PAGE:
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Hellenistic and Roman Sparta (323 BC. 476 AD.) Important Events of Global Significance 330-323: Alexander the Great conquers the Persian Empire 323: After his ... – PowerPoint PPT presentation

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Title: Hellenistic%20and%20Roman%20Sparta

Hellenistic and Roman Sparta
  • (323 BC. 476 AD.)

Important Events of Global Significance
  • 330-323 Alexander the Great conquers the Persian

323 After his Death the empire is broken to
pieces by his generals (Diadochi)
The Roman Conquest
  • 146 BC The Romans complete the conquest of
    Greece and turn it into a Roman province
  • 48 Caesar v. Pompey
  • 42 Antony v. Brutus
  • 31 Octavian v. Antony
  • After 31 BC Empire

The Roman World
  • Under Rome there is widespread peace within the
    borders of the empire (Pax Romana)
  • 313 The Edict of Milan allows for tolerance of
    all religions in the Roman Empire and stops the
    persecution of Christianity
  • Under Constantine Christianity florishes
  • 391 An edict of Theodosius makes Christianity
    obligatory and the official religion
  • 476 The western part of the Roman Empire is
    overrun by the barbarians. The Christianized and
    Hellenized eastern part continues the name and
    traditions of ancient Greece and Rome. Modern
    scholars have called this Byzantium, and was
    destined to last until the late middle ages. The
    fall of Byzantium jump-starts the Renaissance
    and the modern Era.

Byzantium under Basil II (around 1000)
The Roman Theater at Sparta
Areus (309-265 BC)
  • Sparta, although diminished and demoralized was
    not yet finished at the time of Alexander
  • She abstained from the Lamian war (a revolt of
    the southern states from Macedonian control,
    after Alexanders death)
  • Under King Areus the dual kingship will start to
    falter and eventually will disappear, as Sparta
    increasingly becomes a true Hellenistic monarchy
  • Whatever is left of the Lycurgan laws is
  • Areus partially succeeds in re-establishing local
    dominance for Sparta as a Hellenistic Kingdom
  • Now Sparta has silver coinage, with Areus head
    on it

Agis IV (265-241) Eurypontid Line
  • With youthful enthusiasm he wished to restore
    Sparta to its past glories and restore the
    Lycurgan system
  • He proposed a land re-distribution (4500 lots of
    homoioi 15000 lots of perioikoi)
  • He planned to repopulate the homoioi with
    naturalizations from respectable perioikoi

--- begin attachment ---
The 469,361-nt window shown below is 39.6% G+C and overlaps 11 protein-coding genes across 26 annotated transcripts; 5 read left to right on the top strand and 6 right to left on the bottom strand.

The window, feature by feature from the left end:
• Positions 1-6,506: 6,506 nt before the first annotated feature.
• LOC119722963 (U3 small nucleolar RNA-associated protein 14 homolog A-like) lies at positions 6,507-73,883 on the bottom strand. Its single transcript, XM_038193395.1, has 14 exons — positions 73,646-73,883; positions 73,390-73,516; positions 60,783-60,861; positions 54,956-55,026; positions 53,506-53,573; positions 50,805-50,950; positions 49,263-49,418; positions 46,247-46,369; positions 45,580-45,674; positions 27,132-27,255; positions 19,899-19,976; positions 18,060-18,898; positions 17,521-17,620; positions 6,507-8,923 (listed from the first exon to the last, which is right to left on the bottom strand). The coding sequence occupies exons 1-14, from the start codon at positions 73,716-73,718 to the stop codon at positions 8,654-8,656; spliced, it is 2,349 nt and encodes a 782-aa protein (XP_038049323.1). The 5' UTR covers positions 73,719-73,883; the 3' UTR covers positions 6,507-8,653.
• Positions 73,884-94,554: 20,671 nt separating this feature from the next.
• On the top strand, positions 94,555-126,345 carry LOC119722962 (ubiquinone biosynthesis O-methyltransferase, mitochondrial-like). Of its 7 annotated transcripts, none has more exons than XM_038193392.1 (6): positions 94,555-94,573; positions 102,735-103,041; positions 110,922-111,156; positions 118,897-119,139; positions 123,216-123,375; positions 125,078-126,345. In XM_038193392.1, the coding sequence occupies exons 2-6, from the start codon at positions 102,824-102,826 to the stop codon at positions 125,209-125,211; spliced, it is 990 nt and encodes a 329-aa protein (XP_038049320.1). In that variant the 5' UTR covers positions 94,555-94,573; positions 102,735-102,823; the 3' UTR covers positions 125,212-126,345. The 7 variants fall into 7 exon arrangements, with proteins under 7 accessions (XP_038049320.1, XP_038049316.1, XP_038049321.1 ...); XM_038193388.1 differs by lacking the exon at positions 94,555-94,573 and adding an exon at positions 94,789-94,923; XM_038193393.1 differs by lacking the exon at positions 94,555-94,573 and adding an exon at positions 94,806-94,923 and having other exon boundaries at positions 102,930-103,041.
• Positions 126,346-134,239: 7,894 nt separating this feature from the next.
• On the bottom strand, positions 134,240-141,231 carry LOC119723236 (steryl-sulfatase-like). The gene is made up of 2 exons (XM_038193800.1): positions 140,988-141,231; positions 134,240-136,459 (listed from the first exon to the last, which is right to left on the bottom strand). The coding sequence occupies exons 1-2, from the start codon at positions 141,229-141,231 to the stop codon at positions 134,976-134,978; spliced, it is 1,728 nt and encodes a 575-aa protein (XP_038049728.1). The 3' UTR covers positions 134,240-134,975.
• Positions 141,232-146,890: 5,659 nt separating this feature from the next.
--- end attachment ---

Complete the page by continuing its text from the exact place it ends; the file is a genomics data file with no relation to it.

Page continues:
• The Ephors, gerousia and Agiad King Leonidas II,
    serving the interests of the rich resisted his
    plan fiercely
  • Agis overturned the ephors
  • When he was on campaign the exiled Leonidas II
    returned and staged a revolt
  • Agis was arrested and hurriedly executed
  • His widow Agiatis became the wife of the heir to
    the Agiad throne Cleomenes III
  • Character noble, well-intentioned but not
    decisive enough to quash opposition

Cleomenes III (R 235-222 BC.)
  • Through his wife he came to admire the plan of
  • Unlike the idealistic Agis, a more pragmatic
    Cleomenes began his reform with the assassination
    of the Ephors
  • He then proceeded with the redistribution of land
  • He created 4000 new homoioi and equipped them
    Macedonian Style with long, heavy spears
  • He restored, at least nominally, the Lycurgan
  • Characteristically in this period the ephors are
    no longer seen as the guardians of the state, but
    as an instrument for the rich and the privileged

Greece around 200 BC
The Battle of Sellasia (222 BC)
  • Cleomenes was a great man, perhaps the last truly
    great man in the Greek World
  • However, the tide of history was against him
  • The Achaean League, which dominated northern
    Peloponnese and Boeotia, finally moved to annex
  • Cleomenes was decisively defeated at Sellasia by
    the superior forces of the League, Sparta was
    eventually annexed, and lost its independence

Nabis The Last Stand (207 - 192)
  • He claimed descent from the Eurypontid line
  • In reality a usurper and dictator, who killed the
    descendants of the two royal households
  • He seized power, and tried to introduce reforms
    by force
  • He adhered to the policies of Cleomenes, but
    imposed them with violence and extreme measures
  • He finally built walls around Sparta
  • Famous for his cruelty, he even invented a
    torture machine Apega of Nabis.
  • In his foreign policy, like his predecessors,
    opposed the Achaean League and concluded peace
    with Rome
  • He re-conquered Messenia but was forced to
    abandon it, when he was defeated by the brilliant
    general of the Achaean League Philopoemen.
  • Under Nabis Sparta became again a credible power,
    but since he was seen as a threat by the Achaean
    and Aetolian League and Rome too, eventually he
    was assasinated in 192 and Sparta was annexed
    into the Achaean Leagure.
  • With Nabis ends Spartan Independence

The Roman Period
  • Roman Sparta becomes a tourist attraction for
    people drawn to her glorious past
  • Since it was the only Greek city which supported
    Augustus in his struggle with Marc Antony,
    generous gifts brought prosperity
  • More monumental structures than ever before are
    constructed (e.g. the large theater)
  • The re-instituted agoge becomes like a Roman
    theme park
  • This re-invented Sparta lasts well into the
    Christian era, when Sparta drops out of the
    picture, and at some point the site of the
    ancient city is abandoned altogether
  • In the late Byzantine period (2nd millenium)
    Mystras, a new development on a fortified
    position west of the ancient city, dominates the
    Peloponnese, and becomes an important center as
    the ailing capital Constantinople comes under
    constant pressure by Latin invaders and then the
    Ottoman Turks
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